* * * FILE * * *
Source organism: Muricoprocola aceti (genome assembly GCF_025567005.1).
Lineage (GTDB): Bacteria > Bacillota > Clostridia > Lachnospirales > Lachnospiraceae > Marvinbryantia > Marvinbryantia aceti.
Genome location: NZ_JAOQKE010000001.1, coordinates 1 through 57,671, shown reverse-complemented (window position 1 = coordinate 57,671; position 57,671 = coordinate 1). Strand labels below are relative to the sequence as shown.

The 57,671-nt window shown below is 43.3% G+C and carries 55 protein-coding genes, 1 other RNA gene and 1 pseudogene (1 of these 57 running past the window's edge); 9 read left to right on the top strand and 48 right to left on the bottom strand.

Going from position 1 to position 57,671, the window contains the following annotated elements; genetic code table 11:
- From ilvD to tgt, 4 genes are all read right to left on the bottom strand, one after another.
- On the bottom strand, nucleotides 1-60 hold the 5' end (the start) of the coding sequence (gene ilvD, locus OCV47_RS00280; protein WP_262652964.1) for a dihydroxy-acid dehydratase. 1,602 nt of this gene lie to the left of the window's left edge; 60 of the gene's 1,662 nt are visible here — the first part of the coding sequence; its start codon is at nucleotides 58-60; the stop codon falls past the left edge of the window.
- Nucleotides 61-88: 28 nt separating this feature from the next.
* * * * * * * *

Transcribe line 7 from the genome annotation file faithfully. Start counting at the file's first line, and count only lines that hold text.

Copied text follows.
- On the bottom strand, nucleotides 1-60 hold the 5' end (the start) of the coding sequence (gene ilvD, locus OCV47_RS00280; protein WP_262652964.1) for a dihydroxy-acid dehydratase. 1,602 nt of this gene lie to the left of the window's left edge; 60 of the gene's 1,662 nt are visible here — the first part of the coding sequence; its start codon is at nucleotides 58-60; the stop codon falls past the left edge of the window.